In the galleria hung the standing exhibition of Modern British Art: The First 100 Years - based on the assumption the art in Britain ended some time around 1977. Work by Peter Blake, Patrick Caulfield, Richard Hamilton, and Eduardo Paolozzi took me back to the days when my hair reached my shoulders.
I always associate Scottish Art of the late 19th, early 20th century with tertiary colours, reflecting the heather, moors and peaks of the Highlands. It was notable in several works on show; however, when the artists make their obligatory trip to France, they choose a primary-based palatte, influenced, no doubt, by the Impressionists but also by the fact their usual choice would be totally inappropriate. One painting stood out; washed-out in tone, it was a view of the corner of a white-washed building under the shadow of a tree. It so well expressed the feeling of torpid heat, one could smell the very individual fragrance of over-heated air.
The last exhibition we visited was Outside In, examples of Art Brut or Outsider Art, executed by those historically associated with the fringes of society - prisoners, drug and alcohol abusers, those with mental illness or learning difficulties…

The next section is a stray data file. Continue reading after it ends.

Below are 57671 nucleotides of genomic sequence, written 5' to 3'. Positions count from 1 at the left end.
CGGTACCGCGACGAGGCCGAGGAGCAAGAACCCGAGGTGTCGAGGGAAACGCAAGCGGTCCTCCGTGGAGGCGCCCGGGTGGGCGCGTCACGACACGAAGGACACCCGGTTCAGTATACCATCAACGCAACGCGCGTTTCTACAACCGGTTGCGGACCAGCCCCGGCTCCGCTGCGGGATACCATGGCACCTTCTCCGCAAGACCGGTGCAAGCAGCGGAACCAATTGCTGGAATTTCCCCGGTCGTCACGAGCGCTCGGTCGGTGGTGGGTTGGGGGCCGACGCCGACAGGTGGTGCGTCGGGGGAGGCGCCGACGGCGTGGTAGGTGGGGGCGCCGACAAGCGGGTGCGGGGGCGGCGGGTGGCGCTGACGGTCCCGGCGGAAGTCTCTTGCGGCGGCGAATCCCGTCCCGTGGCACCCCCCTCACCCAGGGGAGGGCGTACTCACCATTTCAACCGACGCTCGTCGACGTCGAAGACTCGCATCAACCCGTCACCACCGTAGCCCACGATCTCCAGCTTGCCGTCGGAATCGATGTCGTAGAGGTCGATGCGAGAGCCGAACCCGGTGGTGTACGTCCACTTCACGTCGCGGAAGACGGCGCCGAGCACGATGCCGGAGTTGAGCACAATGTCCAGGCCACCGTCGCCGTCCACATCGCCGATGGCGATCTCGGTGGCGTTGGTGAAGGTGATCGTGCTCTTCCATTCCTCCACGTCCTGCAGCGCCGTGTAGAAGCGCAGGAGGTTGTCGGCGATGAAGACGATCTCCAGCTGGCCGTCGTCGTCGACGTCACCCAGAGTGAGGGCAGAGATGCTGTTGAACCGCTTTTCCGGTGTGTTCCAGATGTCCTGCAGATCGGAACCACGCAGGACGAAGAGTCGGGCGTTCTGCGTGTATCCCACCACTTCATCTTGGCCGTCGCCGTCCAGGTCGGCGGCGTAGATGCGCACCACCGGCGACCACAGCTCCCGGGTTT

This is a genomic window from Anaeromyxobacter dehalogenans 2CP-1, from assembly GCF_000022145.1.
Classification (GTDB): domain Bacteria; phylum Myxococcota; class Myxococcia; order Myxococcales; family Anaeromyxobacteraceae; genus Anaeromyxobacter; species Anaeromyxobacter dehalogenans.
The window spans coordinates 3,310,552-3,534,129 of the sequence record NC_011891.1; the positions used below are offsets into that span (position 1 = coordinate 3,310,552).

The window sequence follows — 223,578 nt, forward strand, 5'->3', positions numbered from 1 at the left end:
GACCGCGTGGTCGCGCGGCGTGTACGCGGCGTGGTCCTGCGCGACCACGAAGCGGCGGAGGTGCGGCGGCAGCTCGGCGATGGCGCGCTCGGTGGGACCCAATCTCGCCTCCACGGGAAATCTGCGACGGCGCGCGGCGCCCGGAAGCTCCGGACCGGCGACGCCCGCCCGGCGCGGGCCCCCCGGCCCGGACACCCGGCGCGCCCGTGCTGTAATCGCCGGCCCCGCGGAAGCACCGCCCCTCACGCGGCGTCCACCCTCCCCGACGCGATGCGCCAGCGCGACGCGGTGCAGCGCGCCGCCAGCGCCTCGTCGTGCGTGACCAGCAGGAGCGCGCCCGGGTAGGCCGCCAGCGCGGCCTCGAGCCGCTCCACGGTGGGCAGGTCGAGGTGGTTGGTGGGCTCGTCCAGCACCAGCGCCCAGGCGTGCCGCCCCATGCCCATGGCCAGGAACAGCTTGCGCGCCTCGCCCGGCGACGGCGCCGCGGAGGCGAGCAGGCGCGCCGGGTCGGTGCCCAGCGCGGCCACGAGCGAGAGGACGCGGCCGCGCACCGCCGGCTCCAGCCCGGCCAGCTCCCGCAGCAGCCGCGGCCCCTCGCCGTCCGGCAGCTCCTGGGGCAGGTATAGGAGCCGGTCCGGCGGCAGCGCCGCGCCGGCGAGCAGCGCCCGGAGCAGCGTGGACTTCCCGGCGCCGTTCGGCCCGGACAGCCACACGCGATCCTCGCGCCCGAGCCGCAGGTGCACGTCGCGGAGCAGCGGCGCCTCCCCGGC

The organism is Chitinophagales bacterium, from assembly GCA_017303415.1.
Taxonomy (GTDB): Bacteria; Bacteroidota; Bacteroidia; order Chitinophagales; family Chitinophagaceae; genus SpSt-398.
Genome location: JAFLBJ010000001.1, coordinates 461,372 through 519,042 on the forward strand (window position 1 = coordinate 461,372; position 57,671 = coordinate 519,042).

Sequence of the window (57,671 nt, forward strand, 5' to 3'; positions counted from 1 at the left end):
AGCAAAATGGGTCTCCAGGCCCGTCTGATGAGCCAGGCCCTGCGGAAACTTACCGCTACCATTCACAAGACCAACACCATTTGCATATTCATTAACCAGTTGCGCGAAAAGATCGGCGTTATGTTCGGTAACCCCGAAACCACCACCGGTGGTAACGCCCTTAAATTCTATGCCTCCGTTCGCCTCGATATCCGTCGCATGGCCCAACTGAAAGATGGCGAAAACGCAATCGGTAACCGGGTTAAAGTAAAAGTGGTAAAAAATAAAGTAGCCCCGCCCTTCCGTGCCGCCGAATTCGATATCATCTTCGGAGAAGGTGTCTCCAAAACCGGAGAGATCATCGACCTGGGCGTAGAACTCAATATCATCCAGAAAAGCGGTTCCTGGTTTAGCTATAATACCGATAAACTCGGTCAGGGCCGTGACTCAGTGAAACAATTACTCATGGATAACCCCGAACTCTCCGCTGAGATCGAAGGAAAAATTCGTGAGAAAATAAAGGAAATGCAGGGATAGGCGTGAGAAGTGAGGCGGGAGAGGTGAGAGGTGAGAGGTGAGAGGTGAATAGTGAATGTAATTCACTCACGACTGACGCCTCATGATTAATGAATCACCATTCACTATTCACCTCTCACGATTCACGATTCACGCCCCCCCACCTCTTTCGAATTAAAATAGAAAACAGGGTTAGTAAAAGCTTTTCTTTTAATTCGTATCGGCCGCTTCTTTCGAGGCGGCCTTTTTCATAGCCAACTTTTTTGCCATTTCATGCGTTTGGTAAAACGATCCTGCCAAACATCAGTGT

The theme of most of the work was as might be expected - alienation, despair, loneliness - but some art transcended those bonds and was truly outstanding.
The following day we went to the Church of All Saints, Tudely, near Tonbridge in Kent; a small jewel box of a church blessed with stained glass windows by Marc Chagall. My companion has blogged on the history behind the commission, I shall just offer you these images:
You can see what I mean by the jewel box effect. The church is simply painted in white with no other decoration to clash with the windows.
All the windows are predominately blue, reflecting, perhaps, the drowning of Sarah d'Avigdor-Goldsmid for whom the windows were commissioned as a lasting memorial. The only two windows that are immediately optimistic in colour values stand either side of the entrance.